Like many other states, Nevada has its own version of California’s “Three Strikes” law which imposes harsher sentences for repeat criminal offenders. Individuals in the state who are convicted of multiple felonies are labeled as “habitual offenders” and face lengthy prison sentences in addition to the penalties for the underlying felony offense. In some cases, a third felony conviction can expose a defendant to life imprisonment without parole, even if the third offense was nonviolent in nature. If you are classified as a "habitual offender," contact our Las Vegas criminal defense attorney at once.
Habitual offenders in Nevada are classified into three different categories:
Habitual felons: People who have been convicted of three serious or violent felonies such
rape, first-degree arson, vehicular homicide, or human trafficking are considered
habitual felons. Being convicted of being a habitual felon is a category
A felony and can carry any of the following sentences:
- Life in prison without parole
- Life in prison with possibility of parole after 10 years
- 25 years in prison with the possibility of parole after 10 years
- Habitual fraudulent felons: Individuals who are convicted of three crimes which involve the “intent to defraud” or the defrauding of a victim 60 years of age or older or who has a physical or mental disability are classified as habitual fraudulent felons. A conviction of being a habitual fraudulent felon is a category B felony and can carry an additional 5 to 20 years in prison upon conviction.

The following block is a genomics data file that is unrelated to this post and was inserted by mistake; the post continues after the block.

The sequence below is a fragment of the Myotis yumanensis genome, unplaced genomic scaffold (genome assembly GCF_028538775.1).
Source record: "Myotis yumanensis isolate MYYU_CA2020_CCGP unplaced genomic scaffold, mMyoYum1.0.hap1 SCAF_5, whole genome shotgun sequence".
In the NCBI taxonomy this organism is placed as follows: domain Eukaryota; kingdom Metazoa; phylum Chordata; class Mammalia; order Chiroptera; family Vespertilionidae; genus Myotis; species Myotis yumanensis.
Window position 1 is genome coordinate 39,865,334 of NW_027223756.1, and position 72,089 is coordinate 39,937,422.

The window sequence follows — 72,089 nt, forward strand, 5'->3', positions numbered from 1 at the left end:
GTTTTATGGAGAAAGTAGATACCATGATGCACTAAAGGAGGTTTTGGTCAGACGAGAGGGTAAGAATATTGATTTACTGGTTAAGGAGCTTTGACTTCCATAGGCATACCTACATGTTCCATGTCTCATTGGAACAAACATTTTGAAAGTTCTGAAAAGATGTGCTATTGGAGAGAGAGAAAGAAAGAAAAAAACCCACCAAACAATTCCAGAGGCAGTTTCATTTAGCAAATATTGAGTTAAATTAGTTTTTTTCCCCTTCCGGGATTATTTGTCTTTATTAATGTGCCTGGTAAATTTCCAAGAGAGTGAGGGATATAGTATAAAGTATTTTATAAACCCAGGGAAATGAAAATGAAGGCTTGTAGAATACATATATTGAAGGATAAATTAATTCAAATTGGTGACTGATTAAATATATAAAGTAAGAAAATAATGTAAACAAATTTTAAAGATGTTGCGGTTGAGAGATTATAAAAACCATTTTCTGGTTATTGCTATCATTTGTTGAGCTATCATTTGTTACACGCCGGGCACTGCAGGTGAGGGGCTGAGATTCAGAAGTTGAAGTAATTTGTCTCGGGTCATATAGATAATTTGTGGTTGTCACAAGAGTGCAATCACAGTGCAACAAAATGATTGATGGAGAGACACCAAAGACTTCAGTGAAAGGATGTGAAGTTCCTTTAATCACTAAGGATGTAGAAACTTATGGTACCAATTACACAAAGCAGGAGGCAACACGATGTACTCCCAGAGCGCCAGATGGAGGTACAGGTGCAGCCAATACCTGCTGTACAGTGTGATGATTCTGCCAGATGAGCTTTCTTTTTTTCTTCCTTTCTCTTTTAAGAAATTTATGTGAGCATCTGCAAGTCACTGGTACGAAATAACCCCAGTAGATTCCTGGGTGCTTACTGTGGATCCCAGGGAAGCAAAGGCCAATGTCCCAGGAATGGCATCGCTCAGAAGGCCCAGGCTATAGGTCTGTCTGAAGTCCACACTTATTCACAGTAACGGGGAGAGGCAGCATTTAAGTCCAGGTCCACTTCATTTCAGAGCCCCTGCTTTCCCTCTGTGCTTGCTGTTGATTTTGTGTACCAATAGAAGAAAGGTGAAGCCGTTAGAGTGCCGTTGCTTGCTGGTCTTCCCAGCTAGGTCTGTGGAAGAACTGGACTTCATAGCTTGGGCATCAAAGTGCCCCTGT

- Habitual criminals: Finally, anyone who has been convicted of any three felonies may be prosecuted as a habitual criminal. Depending on the circumstances, a habitual criminal charge can carry anywhere from 5 to 20 years in prison to life imprisonment without parole.
Unlike California’s Three Strikes Law, however, Nevada’s standard habitual criminal statute is enforced at the discretion of the prosecutor and judge involved in a defendant’s case. District Attorney may charge a defendant with a habitual criminal charge alongside their current felony charge or after the defendant has been convicted at their discretion, which a judge may dismiss at their discretion. With that being said, habitual felon and habitual fraudulent felon charges may not be blocked by a judge.
Facing Criminal Charges? Dial (702) 381-6590
If you or someone you know is facing a third felony charge, it is imperative that you retain the services of a knowledgeable attorney as soon as possible to protect yourself against life-altering consequences.
At Turco & Draskovich, our team of aggressive Las Vegas criminal defense attorneys have been defending the rights of accused clients for more than 40 years combined and can provide the tenacious advocacy you need to minimize your chances of conviction.
Get in touch with us online today to get started towards building your defense.